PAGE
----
With intelligent, witty dialogue, captivating mysteries, excellent character work with a riveting performance from Kate Phillips, this is a must-watch series if you enjoy period dramas or British mystery shows.

Besides the clever writing, the production is high quality with excellent production design, gorgeous costumes, and atmospheric cinematography fitting to the Victorian time.

Overall, Miss Scarlet and the Duke brings something new to Victorian Detective stories. It’s a thrilling ride full of mystery, suspense, and the hint of romance – making for a new show that’s sure to become a period drama favorite quickly.

Content Note: TV-14 (mild overall).

Did you watch Miss Scarlet and the Duke? Do you agree with our review of the PBS mystery series? Discuss in the comments below.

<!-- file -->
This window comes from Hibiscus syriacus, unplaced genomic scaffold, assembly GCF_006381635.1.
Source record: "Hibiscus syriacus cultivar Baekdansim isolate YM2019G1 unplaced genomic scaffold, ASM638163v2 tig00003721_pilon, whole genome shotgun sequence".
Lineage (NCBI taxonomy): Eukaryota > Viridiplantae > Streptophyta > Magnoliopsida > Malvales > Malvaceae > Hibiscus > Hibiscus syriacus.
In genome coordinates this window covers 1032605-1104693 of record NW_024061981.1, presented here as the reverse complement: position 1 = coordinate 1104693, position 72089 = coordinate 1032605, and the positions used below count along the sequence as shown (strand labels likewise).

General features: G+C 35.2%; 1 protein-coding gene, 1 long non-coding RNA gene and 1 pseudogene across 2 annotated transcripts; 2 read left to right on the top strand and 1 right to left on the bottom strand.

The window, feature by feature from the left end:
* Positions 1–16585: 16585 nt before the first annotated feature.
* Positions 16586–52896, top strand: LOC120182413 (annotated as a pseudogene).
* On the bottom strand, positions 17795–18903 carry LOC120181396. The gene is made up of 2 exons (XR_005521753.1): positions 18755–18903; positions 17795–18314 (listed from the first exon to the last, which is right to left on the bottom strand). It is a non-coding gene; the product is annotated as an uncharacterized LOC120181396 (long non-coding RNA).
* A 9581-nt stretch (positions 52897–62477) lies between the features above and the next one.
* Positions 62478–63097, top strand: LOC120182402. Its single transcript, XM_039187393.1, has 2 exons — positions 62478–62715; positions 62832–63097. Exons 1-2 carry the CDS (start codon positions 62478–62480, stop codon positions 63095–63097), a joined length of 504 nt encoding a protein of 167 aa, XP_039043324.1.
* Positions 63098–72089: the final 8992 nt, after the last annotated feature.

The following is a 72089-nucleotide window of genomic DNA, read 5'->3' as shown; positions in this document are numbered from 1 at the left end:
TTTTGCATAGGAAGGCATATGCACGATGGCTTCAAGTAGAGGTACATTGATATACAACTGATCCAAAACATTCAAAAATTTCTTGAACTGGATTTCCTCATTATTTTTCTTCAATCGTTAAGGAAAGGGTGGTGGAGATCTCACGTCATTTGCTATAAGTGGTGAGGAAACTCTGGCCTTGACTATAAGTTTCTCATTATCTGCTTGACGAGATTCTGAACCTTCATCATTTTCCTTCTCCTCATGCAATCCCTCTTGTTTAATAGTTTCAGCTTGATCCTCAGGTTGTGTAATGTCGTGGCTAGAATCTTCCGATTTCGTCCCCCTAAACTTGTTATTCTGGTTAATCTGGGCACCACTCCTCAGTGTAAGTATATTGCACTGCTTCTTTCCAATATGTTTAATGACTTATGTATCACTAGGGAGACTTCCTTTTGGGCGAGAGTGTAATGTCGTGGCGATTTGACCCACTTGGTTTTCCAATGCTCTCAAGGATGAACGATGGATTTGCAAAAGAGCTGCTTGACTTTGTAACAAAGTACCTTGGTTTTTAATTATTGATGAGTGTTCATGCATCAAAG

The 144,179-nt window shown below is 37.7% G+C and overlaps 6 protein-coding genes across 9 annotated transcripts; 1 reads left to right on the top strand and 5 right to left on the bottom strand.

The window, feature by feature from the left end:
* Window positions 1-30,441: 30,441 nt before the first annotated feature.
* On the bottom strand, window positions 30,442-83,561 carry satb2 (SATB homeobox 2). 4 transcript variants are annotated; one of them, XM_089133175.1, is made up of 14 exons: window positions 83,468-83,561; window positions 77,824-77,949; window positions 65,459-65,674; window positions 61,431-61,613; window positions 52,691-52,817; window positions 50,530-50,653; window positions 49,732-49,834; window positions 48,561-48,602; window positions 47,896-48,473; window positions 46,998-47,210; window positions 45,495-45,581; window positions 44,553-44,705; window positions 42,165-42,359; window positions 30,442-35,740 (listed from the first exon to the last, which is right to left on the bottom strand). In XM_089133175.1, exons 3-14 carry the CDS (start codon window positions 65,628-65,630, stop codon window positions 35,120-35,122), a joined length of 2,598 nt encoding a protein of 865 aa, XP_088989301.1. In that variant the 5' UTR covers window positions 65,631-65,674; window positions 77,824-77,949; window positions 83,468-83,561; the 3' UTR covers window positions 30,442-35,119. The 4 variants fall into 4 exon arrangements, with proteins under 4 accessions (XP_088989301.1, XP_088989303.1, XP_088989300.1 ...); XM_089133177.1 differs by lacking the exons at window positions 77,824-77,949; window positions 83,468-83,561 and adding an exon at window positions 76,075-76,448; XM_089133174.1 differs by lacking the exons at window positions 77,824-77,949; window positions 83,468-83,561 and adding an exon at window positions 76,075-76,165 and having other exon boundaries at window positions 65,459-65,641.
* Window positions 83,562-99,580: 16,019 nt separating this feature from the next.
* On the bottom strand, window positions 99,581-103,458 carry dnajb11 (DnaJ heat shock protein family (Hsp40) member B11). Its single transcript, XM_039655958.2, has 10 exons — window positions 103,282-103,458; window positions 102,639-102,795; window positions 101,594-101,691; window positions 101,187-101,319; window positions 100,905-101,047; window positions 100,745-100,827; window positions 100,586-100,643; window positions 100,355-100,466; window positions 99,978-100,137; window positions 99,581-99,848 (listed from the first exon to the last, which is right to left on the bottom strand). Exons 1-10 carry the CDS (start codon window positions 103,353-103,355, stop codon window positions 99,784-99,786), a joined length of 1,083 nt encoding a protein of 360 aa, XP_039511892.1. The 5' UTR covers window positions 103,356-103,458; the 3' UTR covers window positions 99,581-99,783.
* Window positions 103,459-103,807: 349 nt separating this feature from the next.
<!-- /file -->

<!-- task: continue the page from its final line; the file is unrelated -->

Four and a half corsets rating
Four Vintage Hearts Rating

Miss Scarlet and the Duke Review; pinterest image


By on April 20th, 2021

About Amber Topping

Amber works as a writer and digital publisher full-time and fell in love with stories and imagination at an early age. She has a Humanities and Film Degree from BYU, co-created The Silver Petticoat Review, contributed as a writer to various magazines, and has an MS in Publishing from Pace University, where she received the Publishing Award of Excellence and wrote her thesis on transmedia, Jane Austen, and the romance genre. Her ultimate dreams are publishing books, writing and producing movies, traveling around the world, and forming a creative village of talented storytellers trying to change the world through art.